Technology Impacts on Tourism
With 1.3 billon tourists in 2017, an increase of 7% compared to 2016, the tourism sector experiences its strongest growth since early 2010 and nobody could be happier than France. According to the World Tourism Organization (UNWTO), France is the most visited country in the world with more than 89 million travelers.
When tourism economy gains from digital economy.
More and more tourism platforms are developed and becoming popular on the internet. Either you have a blog to share your adventures, an Instagram account to capture your weekend getaways or just by posting a comment on Yelp or TripAdvisor about the last bar you went to … everyone is part of the tourism economy. This is no surprise, when for instance 77% of french people own a smartphone they can use to give advice online. Adding to that, Europe’s law to end roaming charges lets every European use their smartphone when traveling to another country in the EU, for example. Just like that, we start to get a glimpse at how technology is used for tourism.
Being able to book a hotel online, board a plane with your smartphone, turning a tablet into a tourist guide in a museum … even cryptocurrency is getting involved in tourism!
Airbnb’s and Tripadvisor’s influence on the tourism economy.
Just by looking at these two world-known companies we can see that technology is shaping the tourism sector.
Airbnb is the biggest accommodation-sharing website in the world. You can book a place to stay, wherever you desire to travel and most of the time for a more attractive price than the competition. But going so strong against the competition is what cost Airbnb some backlash, many professionals complained about the unfair advantage the website gave its customer, many of them didn’t have the required license to rent their home and others were doing tax evasion by not reporting how much money they were making through Airbnb. France took the matter in its hand to control the situation again by heavily reminding the website’s users of the law, some were even fined for their illegal renting. Technology makes getting into the tourism business pretty easy and we can see its impact needs to be regulated.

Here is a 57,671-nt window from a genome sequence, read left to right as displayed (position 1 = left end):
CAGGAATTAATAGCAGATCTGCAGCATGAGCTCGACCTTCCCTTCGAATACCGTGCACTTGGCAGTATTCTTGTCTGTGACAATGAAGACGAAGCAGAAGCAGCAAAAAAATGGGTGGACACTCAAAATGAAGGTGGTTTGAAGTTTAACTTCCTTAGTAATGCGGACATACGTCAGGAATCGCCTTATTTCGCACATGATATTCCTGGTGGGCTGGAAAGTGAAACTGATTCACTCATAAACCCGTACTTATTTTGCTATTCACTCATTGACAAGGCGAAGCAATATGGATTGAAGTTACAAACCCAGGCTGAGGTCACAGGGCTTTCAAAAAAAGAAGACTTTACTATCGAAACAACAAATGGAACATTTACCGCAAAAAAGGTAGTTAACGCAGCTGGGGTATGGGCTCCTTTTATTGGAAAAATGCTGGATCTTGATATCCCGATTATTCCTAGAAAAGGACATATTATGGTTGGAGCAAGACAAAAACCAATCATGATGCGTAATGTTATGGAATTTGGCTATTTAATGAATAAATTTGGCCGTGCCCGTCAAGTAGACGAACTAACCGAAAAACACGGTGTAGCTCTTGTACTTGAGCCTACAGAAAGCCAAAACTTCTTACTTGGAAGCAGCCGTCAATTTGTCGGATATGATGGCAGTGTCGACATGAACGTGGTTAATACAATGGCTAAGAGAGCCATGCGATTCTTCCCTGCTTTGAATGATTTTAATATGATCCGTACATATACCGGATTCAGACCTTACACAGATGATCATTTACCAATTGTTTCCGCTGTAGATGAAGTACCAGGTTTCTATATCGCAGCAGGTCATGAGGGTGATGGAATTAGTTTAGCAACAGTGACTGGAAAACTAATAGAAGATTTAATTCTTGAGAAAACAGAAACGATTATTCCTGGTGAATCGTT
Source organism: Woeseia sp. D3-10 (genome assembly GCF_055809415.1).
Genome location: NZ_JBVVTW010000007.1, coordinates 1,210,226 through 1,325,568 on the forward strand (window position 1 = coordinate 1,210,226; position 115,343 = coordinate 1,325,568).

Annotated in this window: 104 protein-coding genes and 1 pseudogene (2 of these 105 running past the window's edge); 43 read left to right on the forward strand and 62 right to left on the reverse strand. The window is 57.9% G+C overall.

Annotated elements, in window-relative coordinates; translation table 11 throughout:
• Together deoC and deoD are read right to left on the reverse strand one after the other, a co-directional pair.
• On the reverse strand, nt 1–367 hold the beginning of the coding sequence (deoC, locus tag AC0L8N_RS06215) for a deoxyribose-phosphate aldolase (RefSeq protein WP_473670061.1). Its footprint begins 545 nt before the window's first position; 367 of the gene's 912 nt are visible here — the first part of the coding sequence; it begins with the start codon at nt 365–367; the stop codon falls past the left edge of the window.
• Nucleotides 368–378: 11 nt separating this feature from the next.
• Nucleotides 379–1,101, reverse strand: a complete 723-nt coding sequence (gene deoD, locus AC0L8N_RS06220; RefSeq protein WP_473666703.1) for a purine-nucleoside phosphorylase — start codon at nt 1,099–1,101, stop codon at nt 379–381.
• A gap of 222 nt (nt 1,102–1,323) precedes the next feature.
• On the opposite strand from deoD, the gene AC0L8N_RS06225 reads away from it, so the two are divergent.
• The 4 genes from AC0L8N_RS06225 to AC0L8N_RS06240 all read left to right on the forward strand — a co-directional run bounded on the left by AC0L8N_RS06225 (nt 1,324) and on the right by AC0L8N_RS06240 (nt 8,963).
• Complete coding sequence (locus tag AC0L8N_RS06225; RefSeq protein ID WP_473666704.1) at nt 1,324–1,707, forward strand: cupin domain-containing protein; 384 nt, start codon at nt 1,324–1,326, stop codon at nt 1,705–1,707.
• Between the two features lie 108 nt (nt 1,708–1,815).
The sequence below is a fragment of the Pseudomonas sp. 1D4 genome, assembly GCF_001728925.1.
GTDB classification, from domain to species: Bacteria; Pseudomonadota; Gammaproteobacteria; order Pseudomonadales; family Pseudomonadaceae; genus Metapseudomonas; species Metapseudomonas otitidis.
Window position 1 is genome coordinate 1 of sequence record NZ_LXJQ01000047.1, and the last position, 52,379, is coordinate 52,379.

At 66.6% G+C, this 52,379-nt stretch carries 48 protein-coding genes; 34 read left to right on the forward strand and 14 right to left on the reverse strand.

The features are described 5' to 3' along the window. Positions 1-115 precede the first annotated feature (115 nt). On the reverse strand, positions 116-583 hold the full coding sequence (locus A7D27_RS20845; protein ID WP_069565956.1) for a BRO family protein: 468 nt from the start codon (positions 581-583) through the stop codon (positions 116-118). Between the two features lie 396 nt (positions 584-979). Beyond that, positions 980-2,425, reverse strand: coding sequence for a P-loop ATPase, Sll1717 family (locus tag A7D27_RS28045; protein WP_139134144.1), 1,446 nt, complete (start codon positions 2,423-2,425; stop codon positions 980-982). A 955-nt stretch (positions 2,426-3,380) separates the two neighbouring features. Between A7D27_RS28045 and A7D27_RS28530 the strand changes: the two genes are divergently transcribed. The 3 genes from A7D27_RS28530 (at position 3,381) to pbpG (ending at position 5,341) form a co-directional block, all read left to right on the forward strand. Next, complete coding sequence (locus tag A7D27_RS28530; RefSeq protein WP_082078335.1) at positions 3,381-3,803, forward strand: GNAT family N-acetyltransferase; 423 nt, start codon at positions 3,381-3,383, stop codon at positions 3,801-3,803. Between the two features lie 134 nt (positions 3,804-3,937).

Concerning TripAdvisor, a recent article by Vice about fake reviews left us wondering how legit the website is. The platform lets users rate places such as restaurants and hotels and share their opinions and advice to other tourists. By writing fake reviews, many establishments could get an artificial popularity fooling any user. Even worse, you could make a fake restaurant the number one place to eat in London, all you need is a lot of fake positive reviews and add some mystery to place the seed. As the Vice article suggests, technology is a great way to get information, but is all of it legit? Sadly not.
You’d like to know everything you could do when you travel, but don’t want Google to track you? Then maybe it’s time to switch to aFabulousTrip. Using an algorithm to rank interest points based on their popularity on social media, the website provides a complete tour guide: hotels, restaurants, museums, activities … and for more than 50,000 cities in the world.
AfabulousTrip wants to give the essential travel information about a city, even if that city is not a popular destination for tourism. The long-term goal is to map out every location of interest in Europe, American and Australia, not matter how many inhabitants live in the city. You won’t need to search across different platforms to know where to eat or what to see during your next holiday in the country side.
Technology provides us with an ongoing flow of information and all economic sectors are impacted, whether it’s on a local or global scale. This is especially significant for tourism and we know the future will have a lot to offer and surprise us with a new way to travel.